Do We Use Magic Methods or Not?

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Are magic methods in PHPand by consequence Zend Framework, worth using? When you use them, can you truly write testable code? Let’s explore one side of the argument today.

As a freelance Zend Framework developer, I’m always looking to improve the quality of the applications I produce. So over the last 6 – 12 months, I’ve been learning as much as possible about testing. During this time, I’ve found the way I code’s dramatically changing (and improving).

Some constructs, both large and small, which I’ve used habitually have been falling by the wayside, as I find out they’re either extremely difficult or impossible to test.

In a recent development session, I attempted to test some of my \Zend\Db based classes, specifically the code which used the magic methods for dynamically building where clauses. Here’s an example:

$select->where->lessThanOrEqualTo("dateOfBirth",
    new \Zend\Db\Sql\Expression(
        sprintf("STR_TO_DATE('%s','%%d-%%m-%%Y')", $searchCriteria->getValue("endDate"))
    )
);

Here, I’ve called lessThanOrEqualTo on the dynamic property where to find records which have a dateOfBirth no later than the formatted date supplied. The lessThanOrEqualTo method is accessed through a dynamically exposed where property made possible by an implementation of the magic method __get in \Zend\Db\Select. You can see the function implementation below:

/**
 * Variable overloading
 *
 * @param  string $name
 * @throws Exception\InvalidArgumentException
 * @return mixed
 */
public function __get($name)
{
    switch (strtolower($name)) {
        case 'where':
            return $this->where;
        case 'having':
            return $this->having;
        default:
            throw new Exception\InvalidArgumentException(
                'Not a valid magic property for this object'
            );
    }
}

You can see it will return $this->where, which is a Zend\Db\Sql\Where object, which in turn extends Zend\Db\Sql\Predicate\Predicate. Ok, the levels of indirection aside, it’s not that complex. Personally, I like the simplicity and flexibility of it.

But Is It Testable?

I can’t speak for what it’s like using PHPUnit’s mock objects, as I always use Mockery instead. But after attempting to do so in Mockery, I hit a stumbling block when trying to test the chained call. Not being able to resolve it, I turned to #zftalk on IRC and after some discussion there, I revisited the manual to find the following:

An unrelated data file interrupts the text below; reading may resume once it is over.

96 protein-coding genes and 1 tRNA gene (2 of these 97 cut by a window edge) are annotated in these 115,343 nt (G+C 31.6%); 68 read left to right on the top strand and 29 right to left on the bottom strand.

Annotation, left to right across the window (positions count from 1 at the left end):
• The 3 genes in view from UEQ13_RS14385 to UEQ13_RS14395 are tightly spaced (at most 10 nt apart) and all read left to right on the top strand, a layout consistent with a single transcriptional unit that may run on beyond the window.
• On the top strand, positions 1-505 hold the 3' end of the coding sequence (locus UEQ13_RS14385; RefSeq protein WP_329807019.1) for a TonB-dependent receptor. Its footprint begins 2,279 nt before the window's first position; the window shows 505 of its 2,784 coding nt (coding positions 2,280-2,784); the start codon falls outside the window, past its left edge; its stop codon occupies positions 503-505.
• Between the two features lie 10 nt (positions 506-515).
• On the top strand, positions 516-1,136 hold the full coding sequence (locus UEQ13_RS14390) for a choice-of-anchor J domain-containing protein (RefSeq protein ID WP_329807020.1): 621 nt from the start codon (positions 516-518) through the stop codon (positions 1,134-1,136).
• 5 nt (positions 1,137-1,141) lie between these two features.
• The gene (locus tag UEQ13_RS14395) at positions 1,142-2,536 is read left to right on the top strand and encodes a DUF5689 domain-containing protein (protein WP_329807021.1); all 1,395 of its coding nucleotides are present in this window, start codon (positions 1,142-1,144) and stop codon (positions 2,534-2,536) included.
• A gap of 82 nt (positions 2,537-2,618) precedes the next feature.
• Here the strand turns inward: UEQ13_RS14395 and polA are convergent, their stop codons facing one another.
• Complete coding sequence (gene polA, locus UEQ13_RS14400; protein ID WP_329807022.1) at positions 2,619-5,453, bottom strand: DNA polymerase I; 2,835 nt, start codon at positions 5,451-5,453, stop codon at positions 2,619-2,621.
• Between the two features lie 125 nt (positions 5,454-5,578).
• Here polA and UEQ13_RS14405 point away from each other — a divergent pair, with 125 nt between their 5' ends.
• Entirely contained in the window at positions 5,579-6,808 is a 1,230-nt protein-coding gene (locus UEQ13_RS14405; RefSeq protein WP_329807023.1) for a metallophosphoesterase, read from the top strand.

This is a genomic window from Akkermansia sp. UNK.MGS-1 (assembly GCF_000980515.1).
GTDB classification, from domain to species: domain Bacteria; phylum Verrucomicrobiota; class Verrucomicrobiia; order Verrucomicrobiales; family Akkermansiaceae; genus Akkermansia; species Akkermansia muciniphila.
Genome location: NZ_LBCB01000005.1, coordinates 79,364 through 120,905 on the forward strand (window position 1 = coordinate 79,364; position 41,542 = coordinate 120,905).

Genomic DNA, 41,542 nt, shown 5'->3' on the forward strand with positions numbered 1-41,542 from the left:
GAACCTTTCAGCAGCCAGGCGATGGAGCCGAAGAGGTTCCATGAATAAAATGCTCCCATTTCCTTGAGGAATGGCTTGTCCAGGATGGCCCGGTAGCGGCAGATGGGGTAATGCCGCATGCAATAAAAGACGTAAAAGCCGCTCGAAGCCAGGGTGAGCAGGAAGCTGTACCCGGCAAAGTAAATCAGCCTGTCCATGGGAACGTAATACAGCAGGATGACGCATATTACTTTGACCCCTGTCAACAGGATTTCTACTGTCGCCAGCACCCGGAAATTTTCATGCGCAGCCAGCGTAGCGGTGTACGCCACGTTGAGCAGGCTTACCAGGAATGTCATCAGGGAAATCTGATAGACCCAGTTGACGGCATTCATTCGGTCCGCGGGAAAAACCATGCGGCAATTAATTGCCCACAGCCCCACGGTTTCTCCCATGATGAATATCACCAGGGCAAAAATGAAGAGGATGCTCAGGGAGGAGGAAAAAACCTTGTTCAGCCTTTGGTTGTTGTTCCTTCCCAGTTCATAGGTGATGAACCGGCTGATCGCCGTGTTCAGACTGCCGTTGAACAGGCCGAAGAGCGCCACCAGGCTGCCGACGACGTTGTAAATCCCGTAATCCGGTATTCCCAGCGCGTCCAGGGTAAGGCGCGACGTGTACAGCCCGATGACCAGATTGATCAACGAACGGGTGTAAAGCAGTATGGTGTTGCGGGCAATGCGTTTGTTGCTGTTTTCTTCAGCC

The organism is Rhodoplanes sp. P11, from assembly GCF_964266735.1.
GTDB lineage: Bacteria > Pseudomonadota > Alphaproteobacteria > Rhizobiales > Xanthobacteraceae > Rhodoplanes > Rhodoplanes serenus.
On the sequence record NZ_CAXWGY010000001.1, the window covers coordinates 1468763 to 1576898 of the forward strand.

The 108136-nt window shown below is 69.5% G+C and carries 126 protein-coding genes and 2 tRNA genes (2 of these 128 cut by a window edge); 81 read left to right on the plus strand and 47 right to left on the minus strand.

PHP magic methods which are prefixed with a double underscore, e.g. _set(), pose a particular problem in mocking and unit testing in general. It is strongly recommended that unit tests and mock objects do not directly refer to magic methods. Instead, refer only to the virtual methods and properties these magic methods simulate.

Following this piece of advice will ensure you are testing the real API of classes and also ensures there is no conflict should Mockery override these magic methods, which it will inevitably do in order to support its role in intercepting method calls and properties.

This lead me to start re-evaluating my attitude to PHP’s magic methods. Whereas previously I’ve loved using them for their simplicity and compactness, now I’m not so sure the convenience is worth it.

As the manual suggests, “mock on the properties which the magic method refers to”. Fine, not a deal breaker. But perhaps it’s time to stop using them. Maybe it’s time to write more getters and setters instead, in the name of fully testable code. Maybe, whilst handy, they’re just not worth using.

During research on the topic, I came across this stackoverflow article, which in the comments, people make good arguments for and against. Here’s 3 examples:

Also, magic methods aren’t going to work with interfaces and abstract classes/methods. And what about visibility? It’s a leak to have a private or protected property modifiable by a magic __set method. Add these to your examples and I agree that there are many good arguments against using magic methods for getter/setters and no real arguments in their favor. For quick one-offs, maybe use them for something, but they’re not a best practice for reusable code/libraries/APIs. – joelhardi May 31 ’11 at 8:47

You should use stdClass if you want magic members, if you write a class – define what it contains.

Yes, this is exactly that :p. But another thing I forgot to mention is that: having getters for properties is more coherent with “real” methods where getXXX is not only returning a private property but doing real logic. You have the same naming. For example you have $user->getName() (returns property) and $user->getToken()

Here’s an excerpt from the article which triggered the post:

First of all, back then it was very popular to use PHP’s magic functions (__get, __call etc.). There is nothing wrong with them from a first look, but they are actually really dangerous. They make APIs unclear, auto-completion impossible and most importantly they are slow. The use case for them was to hack PHP to do things which it didn’t want to. And it worked. But made bad things happen.

Interestingly, in the interests of speed, Google suggests to:

avoid writing naive setters and getters

Instead, they suggest declaring class variables with public visibility. Though, from my interpretation of the post, that’s only for the case of simple get and set, not where extra logic is required.

What say you?

I’ve decided to reevaluate using them for the time being and be more judicious in the use of them. What about you? Where do you stand? Do you avoid them, or can you not live without them?

I’ll be fair, I’ve not answered one of the key questions I posed earlier: But is it testable?. Don’t worry, I’m not avoiding doing so – I’ll do that in an upcoming post. For now though, share your thoughts in the comments.

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